But all that history doesn’t matter anymore thanks to the move Botterill made on June 30. In a trade with the Minnesota Wild, Marcus and teammate F Tyler Ennis were exchanged for D Marco Scandella and former Sabre RW Jason Pominville.

None of this is a knock on Botterill’s decision making. GMs can’t concern themselves with things as petty as media storylines, and he certainly hasn’t. In fact, his offseason efforts are finally starting to show results, as his Sabres team that started the season 1-5-2 has now won it’s last two games.

During this little run, it’s been the offense that has stood out most to me. Though far from pretty (Buffalo has fired 74 shots in its past two games, the second-most by any team since Saturday), it’s been effective as the Sabres have averaged three goals-per-game during this run, well above their 2.6 goals-per-game average for the season.

What all these shots have created is a wildly unpredictable attack, and there’s nothing a defense and goaltender (G Sergei Bobrovsky in this case) like less than unpredictability. In fact, all eight players on the Sabres’ roster to have fired the puck at least four times in the past two games has registered a minimum of one point.

Among that group of eight, none have been more accurate than F Benoit Pouliot. Though only a lowly fourth-liner, Pouliot has found the back of the net on a quarter of his shots during this run to take credit for his first two goals of the season, including last night’s game-winner against the Red Wings.

Of course, no matter how accurate Pouliot has been, there’s no replacing Buffalo’s top-line as the primary source of offense. Both C Jack Eichel (four goals) and LW Evander Kane (six goals) have registered 11 points in 10 games played this season, managing four and six goals, respectively, apiece.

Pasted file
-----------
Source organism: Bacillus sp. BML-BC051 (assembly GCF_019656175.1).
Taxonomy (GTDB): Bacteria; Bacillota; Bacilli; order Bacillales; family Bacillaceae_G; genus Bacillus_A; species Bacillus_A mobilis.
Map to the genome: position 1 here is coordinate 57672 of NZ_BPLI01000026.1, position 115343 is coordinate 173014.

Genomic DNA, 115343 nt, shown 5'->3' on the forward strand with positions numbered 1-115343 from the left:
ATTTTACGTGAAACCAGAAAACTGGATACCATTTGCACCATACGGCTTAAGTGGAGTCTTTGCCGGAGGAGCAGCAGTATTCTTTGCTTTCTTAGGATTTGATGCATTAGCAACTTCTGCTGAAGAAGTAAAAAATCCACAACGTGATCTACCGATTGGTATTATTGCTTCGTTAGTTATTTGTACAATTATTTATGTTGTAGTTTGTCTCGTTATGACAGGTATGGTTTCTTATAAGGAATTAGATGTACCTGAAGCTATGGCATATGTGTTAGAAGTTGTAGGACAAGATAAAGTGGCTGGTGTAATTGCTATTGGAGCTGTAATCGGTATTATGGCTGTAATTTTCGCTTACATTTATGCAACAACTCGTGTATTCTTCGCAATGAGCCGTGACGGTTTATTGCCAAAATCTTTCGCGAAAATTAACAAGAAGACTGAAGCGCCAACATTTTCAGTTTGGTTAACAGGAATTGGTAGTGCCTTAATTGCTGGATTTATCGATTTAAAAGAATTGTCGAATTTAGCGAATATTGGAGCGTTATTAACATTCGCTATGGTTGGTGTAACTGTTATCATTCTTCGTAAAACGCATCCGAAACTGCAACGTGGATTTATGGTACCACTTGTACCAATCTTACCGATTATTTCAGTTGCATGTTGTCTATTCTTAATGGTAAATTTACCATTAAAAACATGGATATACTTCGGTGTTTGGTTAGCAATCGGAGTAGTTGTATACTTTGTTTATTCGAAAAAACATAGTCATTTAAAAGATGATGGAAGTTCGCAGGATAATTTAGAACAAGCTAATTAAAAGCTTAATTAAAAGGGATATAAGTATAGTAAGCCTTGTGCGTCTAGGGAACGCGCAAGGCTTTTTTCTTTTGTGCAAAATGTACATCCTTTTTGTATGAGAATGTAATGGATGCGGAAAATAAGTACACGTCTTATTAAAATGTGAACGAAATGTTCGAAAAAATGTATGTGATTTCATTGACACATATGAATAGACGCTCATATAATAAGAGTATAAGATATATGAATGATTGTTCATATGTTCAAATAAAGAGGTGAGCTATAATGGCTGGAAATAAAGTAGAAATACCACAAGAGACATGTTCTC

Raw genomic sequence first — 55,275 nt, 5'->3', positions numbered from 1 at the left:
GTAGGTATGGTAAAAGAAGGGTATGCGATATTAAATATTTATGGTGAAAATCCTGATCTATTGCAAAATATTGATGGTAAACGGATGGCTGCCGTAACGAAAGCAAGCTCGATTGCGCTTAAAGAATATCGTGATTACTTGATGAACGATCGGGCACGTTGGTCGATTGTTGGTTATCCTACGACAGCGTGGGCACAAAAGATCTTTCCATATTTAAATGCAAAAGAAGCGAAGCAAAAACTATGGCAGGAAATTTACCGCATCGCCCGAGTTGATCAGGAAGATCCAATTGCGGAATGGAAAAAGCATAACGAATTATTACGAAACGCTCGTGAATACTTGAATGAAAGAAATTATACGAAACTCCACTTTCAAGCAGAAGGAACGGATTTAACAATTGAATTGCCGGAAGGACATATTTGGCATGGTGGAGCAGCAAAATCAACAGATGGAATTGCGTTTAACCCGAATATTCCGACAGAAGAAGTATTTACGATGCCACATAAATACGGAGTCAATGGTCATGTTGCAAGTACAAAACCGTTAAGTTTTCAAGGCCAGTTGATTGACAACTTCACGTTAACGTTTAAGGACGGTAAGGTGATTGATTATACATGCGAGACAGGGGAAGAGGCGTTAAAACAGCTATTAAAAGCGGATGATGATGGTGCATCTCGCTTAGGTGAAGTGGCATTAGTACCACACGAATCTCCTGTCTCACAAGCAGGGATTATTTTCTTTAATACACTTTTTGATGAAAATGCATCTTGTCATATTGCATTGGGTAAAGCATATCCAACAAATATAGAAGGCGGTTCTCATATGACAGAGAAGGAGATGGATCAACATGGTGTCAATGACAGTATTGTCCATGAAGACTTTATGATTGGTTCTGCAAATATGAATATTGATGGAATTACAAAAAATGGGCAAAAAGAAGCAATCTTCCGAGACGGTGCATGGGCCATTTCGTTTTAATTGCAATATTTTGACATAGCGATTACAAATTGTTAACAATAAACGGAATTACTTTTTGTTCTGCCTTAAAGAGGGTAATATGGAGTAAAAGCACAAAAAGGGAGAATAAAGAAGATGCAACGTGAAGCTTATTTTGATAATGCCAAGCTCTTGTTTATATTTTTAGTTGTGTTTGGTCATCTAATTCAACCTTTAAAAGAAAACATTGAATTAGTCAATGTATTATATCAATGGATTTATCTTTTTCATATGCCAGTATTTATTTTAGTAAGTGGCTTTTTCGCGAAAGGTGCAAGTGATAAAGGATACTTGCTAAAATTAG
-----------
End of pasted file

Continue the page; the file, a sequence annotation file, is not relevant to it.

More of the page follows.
Before discussing what the Blue Jackets bring to the table, a major hat tip is due to G Robin Lehner, who has allowed only four goals in the past two games even though he’s faced a total of 63 shots (.936 save percentage). Since he shutout the Red Wings last night, I expect 1-2-1 G Chad Johnson, who’s sporting a .881 save percentage and 3.84 GAA, to be in net this evening.

While the Sabres enter tonight’s game on a two-game winning streak, Columbus’ two-game losing skid is the negative inverse of that.

Of course, you can’t blame them after going through the gauntlet of hosting Tampa Bay and Los Angeles, the top-two teams in the league right now, in the span of three days.

When things are going the Jackets’ way, they have the incredible talent of absolutely shutting down opposing offenses. Whether it’s by a defense headlined by Jack Johnson, Seth Jones and David Savard‘s combined 6.5 blocks-per-game or Bobrovsky and his 2.16 GAA that’s fourth-best in the NHL, only three offenses have come away from games against Columbus with three or more goals.

In particular, the Jackets have been pretty darn good on the penalty kill this season. Stopping 83.3 percent of opposing extra-man opportunities, the Jackets are among the 10 best teams in the league when shorthanded. Considering the Sabres bring a measly 13.9 power play success rate into tonight’s game, the Blue Jackets should have no problem snuffing out any attacks on that front.

You know what they say: defense wins championships. That’s not a Stanley Cup pick from me, but it is a pick for this game – especially since Johnson will be in net for the Sabres. Columbus should have two more points by the end of the night.


Earning the second win of his career in his first-ever NHL start, First Star of the Game G Oscar Dansk led the Vegas Golden Knights to a 4-2 victory over the Chicago Blackhawks at T-Mobile Arena in yesterday’s DtFR Game of the Day.

Though his night ended the way he wanted it to, the beginning of the game was not necessarily kind to Dansk. Even though D Duncan Keith was in the penalty box for tripping W James Neal, F John Hayden was able to score an unassisted shorthanded wrist shot only 3:33 into the contest to give the visiting Hawks an early lead. That lead lasted only 26 seconds though, as C William Karlsson (D Colin Miller and D Brad Hunt) took advantage of that very power play opportunity to level the game with a deflected goal. F Tomas Nosek (D Deryk Engelland and D Brayden McNabb) completed the scoring blitz at the 5:46 mark of the period with a wrister to give the Knights a lead they would not yield for the remainder of the game.

With his first goal of the season, Second Star F Pierre-Edouard Bellemare (Nosek and LW William Carrier) provided Vegas’ game-winning goal with 106 seconds remaining in the second period.